MILLER: Yep. He would build it to look like an Indian village, low buildings...

IGNATIUS: Big courtyard.

MILLER: There'd be palm trees...

IGNATIUS: Greeneries

>>MILLER. He'd serve Indian food.

IGNATIUS: Curry, rice, homemade yogurt.

MILLER: There'd be Indian music.

IGNATIUS: Tabla, harmonium.

MILLER: Yoga.

IGNATIUS: Meditation.

MILLER: A prayer room.

IGNATIUS: A small temple.

MILLER: Indian table cloths.

IGNATIUS: Bollywood movies.

MILLER: And of course, the most important detail.

IGNATIUS: Other Indians.

MILLER: Everyone there would be Indian.

IGNATIUS: (Laughter).

MILLER: His problem would be solved.

IGNATIUS: Right.

MILLER: So he comes up with a name for this place he dreams of building.

IGNATIUS: Shantiniketan. Shanti means peace, and niketan means house. So it's peace house.

MILLER: And he goes around the country, meeting with other Indians, to see if anyone would be interested.

IGNATIUS: And in every town I went, as I was halfway through my presentation, one of them would raise their hand and say, but you stole our idea.

(LAUGHTER)

MILLER: Because everyone was like, wait, we were thinking of doing this.

IGNATIUS: Well, nobody had done it.

MILLER: The point is, the response was overwhelmingly positive.

IGNATIUS: People were rushing to me. What do I need to do to sign up?

MILLER: He immediately finds 10 investors dying to fund this all-Indian retirement community. And in August of 2008, they all meet down in Florida, right near the site where he plans to build.

IGNATIUS: I still remember the date - August 2, 2008. Everybody handed me down their check.

MILLER: And then...

(SOUNDBITE OF ARCHIVED RECORDING)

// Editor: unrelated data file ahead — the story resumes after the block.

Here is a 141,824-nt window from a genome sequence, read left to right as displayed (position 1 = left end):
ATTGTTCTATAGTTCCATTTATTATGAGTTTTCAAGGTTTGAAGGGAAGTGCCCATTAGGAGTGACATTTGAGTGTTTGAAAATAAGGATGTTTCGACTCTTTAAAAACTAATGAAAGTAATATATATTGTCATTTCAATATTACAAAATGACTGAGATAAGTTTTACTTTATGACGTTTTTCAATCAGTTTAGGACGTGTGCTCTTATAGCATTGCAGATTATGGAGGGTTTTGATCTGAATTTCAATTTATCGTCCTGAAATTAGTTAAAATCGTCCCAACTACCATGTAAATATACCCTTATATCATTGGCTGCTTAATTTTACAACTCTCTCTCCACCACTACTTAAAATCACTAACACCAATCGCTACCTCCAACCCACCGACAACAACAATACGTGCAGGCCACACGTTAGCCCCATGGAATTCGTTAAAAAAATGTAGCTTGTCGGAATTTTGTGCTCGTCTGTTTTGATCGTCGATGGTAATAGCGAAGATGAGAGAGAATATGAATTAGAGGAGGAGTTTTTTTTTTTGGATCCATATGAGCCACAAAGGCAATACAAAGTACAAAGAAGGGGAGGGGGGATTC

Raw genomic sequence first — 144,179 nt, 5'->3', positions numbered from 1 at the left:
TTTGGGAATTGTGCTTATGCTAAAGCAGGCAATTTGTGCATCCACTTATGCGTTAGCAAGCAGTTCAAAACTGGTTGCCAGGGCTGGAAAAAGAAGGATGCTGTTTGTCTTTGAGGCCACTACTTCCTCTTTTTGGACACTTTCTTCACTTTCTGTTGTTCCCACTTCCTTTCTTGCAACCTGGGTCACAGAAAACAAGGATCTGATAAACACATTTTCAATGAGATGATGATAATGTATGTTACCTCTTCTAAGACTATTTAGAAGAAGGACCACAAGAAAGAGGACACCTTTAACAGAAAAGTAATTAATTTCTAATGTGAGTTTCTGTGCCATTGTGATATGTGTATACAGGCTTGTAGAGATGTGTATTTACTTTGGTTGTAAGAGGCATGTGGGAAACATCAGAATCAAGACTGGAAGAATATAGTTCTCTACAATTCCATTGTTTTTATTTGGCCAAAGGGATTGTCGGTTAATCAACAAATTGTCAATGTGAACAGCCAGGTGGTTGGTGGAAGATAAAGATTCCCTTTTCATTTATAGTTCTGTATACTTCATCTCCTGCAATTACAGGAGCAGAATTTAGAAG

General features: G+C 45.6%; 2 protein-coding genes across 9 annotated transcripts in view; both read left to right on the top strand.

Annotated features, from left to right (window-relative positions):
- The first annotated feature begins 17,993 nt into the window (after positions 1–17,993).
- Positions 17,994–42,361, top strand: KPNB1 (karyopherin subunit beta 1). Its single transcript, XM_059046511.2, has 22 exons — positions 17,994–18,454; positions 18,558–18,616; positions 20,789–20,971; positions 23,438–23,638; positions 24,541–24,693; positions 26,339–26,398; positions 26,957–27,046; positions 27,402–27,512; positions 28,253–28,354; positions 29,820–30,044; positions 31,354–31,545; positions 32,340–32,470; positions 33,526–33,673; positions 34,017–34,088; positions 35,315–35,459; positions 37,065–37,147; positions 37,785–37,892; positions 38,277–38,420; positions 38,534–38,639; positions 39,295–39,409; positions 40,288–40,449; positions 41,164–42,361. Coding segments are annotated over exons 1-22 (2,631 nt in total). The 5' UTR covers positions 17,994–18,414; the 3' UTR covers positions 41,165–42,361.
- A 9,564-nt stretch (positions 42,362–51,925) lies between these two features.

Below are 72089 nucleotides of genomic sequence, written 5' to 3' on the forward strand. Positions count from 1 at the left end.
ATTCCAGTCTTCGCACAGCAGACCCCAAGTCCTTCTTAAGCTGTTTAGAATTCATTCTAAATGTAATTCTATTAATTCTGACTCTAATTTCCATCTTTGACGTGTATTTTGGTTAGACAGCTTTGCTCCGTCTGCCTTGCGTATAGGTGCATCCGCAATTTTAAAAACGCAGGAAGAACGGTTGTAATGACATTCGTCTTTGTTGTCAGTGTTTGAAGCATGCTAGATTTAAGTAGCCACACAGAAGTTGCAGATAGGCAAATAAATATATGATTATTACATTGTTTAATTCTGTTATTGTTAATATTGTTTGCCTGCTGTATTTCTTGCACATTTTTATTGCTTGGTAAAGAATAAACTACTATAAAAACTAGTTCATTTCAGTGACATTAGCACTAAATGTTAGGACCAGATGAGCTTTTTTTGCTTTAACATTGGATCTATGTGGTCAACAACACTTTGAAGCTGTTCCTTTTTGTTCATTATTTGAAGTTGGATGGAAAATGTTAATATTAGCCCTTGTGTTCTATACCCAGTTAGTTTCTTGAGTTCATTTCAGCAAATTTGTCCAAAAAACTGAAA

UNIDENTIFIED REPORTER #1: This is CNN breaking news.

UNIDENTIFIED REPORTER #2: Lehman Brothers has filed for bankruptcy.

MILLER: You may recall, September, 2008, the stock market crashes.

(SOUNDBITE OF ARCHIVED RECORDING)

UNIDENTIFIED REPORTER #3: Breaking news here. Stocks all around the world are tanking because of the crisis on Wall Street.

MILLER: And we enter into the worst financial crisis since the Great Depression.

(SOUNDBITE OF ARCHIVED RECORDING)

UNIDENTIFIED REPORTER #4: It is the largest single drop ever.

MILLER: And so Iggy, after regrouping with his wife, just starts trying to hawk his condos.

(SOUNDBITE OF ARCHIVED RECORDING)

IGNATIUS: Hi, welcome to Shantiniketan. I'm Iggy Ignatius, the CEO of Shantiniketan.

MILLER: Here he is in a YouTube tour he made, trying to sound upbeat.

(SOUNDBITE OF ARCHIVED RECORDING)

IGNATIUS: So let us go out now, and we'll take a tour of the place.

MILLER: While all around him, literally across the street, houses are being foreclosed and residents are deserting the area.

IGNATIUS: My biggest challenge was, across the street, you could buy a four-bedroom, single-family home for $100,000, and I was selling here, for $130,000, a two-bedroom condo, half the size of what you could get across the street for $100,000.

MILLER: But it turned out the fact that Florida was in the worst housing crisis in the history of the state was not a problem at all. Instantly, he sold out an entire wing of condos.